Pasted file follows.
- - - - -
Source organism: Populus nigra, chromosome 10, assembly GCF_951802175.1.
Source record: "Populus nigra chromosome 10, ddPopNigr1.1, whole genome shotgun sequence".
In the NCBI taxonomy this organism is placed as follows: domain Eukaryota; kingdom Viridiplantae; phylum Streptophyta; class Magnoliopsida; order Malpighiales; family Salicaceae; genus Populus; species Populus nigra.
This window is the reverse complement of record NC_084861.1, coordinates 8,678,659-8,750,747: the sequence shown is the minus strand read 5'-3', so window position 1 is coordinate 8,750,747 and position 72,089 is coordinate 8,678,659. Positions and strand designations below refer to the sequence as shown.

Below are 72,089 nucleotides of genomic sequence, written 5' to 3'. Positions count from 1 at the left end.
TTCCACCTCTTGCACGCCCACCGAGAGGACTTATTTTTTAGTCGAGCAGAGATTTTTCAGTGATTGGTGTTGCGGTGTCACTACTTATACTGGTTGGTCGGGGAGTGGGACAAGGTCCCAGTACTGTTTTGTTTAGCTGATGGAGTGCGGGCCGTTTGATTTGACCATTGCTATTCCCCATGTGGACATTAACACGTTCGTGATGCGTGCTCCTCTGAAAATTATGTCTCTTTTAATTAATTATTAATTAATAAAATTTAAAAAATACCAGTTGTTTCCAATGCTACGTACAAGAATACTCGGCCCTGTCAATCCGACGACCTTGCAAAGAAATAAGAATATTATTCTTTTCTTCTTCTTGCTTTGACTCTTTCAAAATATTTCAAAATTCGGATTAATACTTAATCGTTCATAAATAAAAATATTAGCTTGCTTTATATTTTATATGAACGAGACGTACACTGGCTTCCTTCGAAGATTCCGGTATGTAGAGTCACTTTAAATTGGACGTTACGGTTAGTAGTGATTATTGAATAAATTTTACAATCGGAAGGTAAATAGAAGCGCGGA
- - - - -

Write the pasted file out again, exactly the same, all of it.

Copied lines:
Source organism: Populus nigra, chromosome 10, assembly GCF_951802175.1.
Source record: "Populus nigra chromosome 10, ddPopNigr1.1, whole genome shotgun sequence".
In the NCBI taxonomy this organism is placed as follows: domain Eukaryota; kingdom Viridiplantae; phylum Streptophyta; class Magnoliopsida; order Malpighiales; family Salicaceae; genus Populus; species Populus nigra.
This window is the reverse complement of record NC_084861.1, coordinates 8,678,659-8,750,747: the sequence shown is the minus strand read 5'-3', so window position 1 is coordinate 8,750,747 and position 72,089 is coordinate 8,678,659. Positions and strand designations below refer to the sequence as shown.

Below are 72,089 nucleotides of genomic sequence, written 5' to 3'. Positions count from 1 at the left end.
TTCCACCTCTTGCACGCCCACCGAGAGGACTTATTTTTTAGTCGAGCAGAGATTTTTCAGTGATTGGTGTTGCGGTGTCACTACTTATACTGGTTGGTCGGGGAGTGGGACAAGGTCCCAGTACTGTTTTGTTTAGCTGATGGAGTGCGGGCCGTTTGATTTGACCATTGCTATTCCCCATGTGGACATTAACACGTTCGTGATGCGTGCTCCTCTGAAAATTATGTCTCTTTTAATTAATTATTAATTAATAAAATTTAAAAAATACCAGTTGTTTCCAATGCTACGTACAAGAATACTCGGCCCTGTCAATCCGACGACCTTGCAAAGAAATAAGAATATTATTCTTTTCTTCTTCTTGCTTTGACTCTTTCAAAATATTTCAAAATTCGGATTAATACTTAATCGTTCATAAATAAAAATATTAGCTTGCTTTATATTTTATATGAACGAGACGTACACTGGCTTCCTTCGAAGATTCCGGTATGTAGAGTCACTTTAAATTGGACGTTACGGTTAGTAGTGATTATTGAATAAATTTTACAATCGGAAGGTAAATAGAAGCGCGGA